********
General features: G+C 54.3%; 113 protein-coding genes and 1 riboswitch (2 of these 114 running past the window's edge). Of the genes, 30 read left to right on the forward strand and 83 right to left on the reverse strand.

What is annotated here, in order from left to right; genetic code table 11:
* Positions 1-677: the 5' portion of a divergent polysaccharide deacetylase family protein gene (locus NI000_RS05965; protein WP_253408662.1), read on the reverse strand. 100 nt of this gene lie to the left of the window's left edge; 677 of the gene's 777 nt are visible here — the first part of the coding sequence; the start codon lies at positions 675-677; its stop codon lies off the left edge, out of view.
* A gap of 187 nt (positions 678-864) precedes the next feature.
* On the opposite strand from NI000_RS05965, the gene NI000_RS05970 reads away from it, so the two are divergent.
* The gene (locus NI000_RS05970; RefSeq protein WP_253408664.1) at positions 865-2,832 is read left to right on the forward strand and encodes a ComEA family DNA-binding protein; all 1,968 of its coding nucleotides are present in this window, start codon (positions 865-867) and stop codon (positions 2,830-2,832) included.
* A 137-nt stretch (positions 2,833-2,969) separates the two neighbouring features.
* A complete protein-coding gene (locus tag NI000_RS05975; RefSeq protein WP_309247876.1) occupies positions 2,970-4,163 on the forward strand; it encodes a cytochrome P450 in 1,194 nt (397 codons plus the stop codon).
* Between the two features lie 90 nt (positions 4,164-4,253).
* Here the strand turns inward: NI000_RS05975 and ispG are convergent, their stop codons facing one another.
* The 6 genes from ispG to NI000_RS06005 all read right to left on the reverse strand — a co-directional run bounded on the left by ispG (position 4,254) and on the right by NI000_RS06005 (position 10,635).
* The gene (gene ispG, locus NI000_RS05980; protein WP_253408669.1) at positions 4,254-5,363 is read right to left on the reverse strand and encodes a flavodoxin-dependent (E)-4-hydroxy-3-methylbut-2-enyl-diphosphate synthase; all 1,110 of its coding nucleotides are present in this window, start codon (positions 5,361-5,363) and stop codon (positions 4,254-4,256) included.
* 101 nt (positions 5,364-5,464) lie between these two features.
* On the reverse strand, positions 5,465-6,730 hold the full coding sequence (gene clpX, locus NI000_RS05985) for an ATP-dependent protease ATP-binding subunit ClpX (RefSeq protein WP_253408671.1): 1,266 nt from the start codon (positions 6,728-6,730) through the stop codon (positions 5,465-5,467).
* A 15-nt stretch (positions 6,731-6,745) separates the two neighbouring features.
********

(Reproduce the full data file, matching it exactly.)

General features: G+C 54.3%; 113 protein-coding genes and 1 riboswitch (2 of these 114 running past the window's edge). Of the genes, 30 read left to right on the forward strand and 83 right to left on the reverse strand.

What is annotated here, in order from left to right; genetic code table 11:
* Positions 1-677: the 5' portion of a divergent polysaccharide deacetylase family protein gene (locus NI000_RS05965; protein WP_253408662.1), read on the reverse strand. 100 nt of this gene lie to the left of the window's left edge; 677 of the gene's 777 nt are visible here — the first part of the coding sequence; the start codon lies at positions 675-677; its stop codon lies off the left edge, out of view.
* A gap of 187 nt (positions 678-864) precedes the next feature.
* On the opposite strand from NI000_RS05965, the gene NI000_RS05970 reads away from it, so the two are divergent.
* The gene (locus NI000_RS05970; RefSeq protein WP_253408664.1) at positions 865-2,832 is read left to right on the forward strand and encodes a ComEA family DNA-binding protein; all 1,968 of its coding nucleotides are present in this window, start codon (positions 865-867) and stop codon (positions 2,830-2,832) included.
* A 137-nt stretch (positions 2,833-2,969) separates the two neighbouring features.
* A complete protein-coding gene (locus tag NI000_RS05975; RefSeq protein WP_309247876.1) occupies positions 2,970-4,163 on the forward strand; it encodes a cytochrome P450 in 1,194 nt (397 codons plus the stop codon).
* Between the two features lie 90 nt (positions 4,164-4,253).
* Here the strand turns inward: NI000_RS05975 and ispG are convergent, their stop codons facing one another.
* The 6 genes from ispG to NI000_RS06005 all read right to left on the reverse strand — a co-directional run bounded on the left by ispG (position 4,254) and on the right by NI000_RS06005 (position 10,635).
* The gene (gene ispG, locus NI000_RS05980; protein WP_253408669.1) at positions 4,254-5,363 is read right to left on the reverse strand and encodes a flavodoxin-dependent (E)-4-hydroxy-3-methylbut-2-enyl-diphosphate synthase; all 1,110 of its coding nucleotides are present in this window, start codon (positions 5,361-5,363) and stop codon (positions 4,254-4,256) included.
* 101 nt (positions 5,364-5,464) lie between these two features.
* On the reverse strand, positions 5,465-6,730 hold the full coding sequence (gene clpX, locus NI000_RS05985) for an ATP-dependent protease ATP-binding subunit ClpX (RefSeq protein WP_253408671.1): 1,266 nt from the start codon (positions 6,728-6,730) through the stop codon (positions 5,465-5,467).
* A 15-nt stretch (positions 6,731-6,745) separates the two neighbouring features.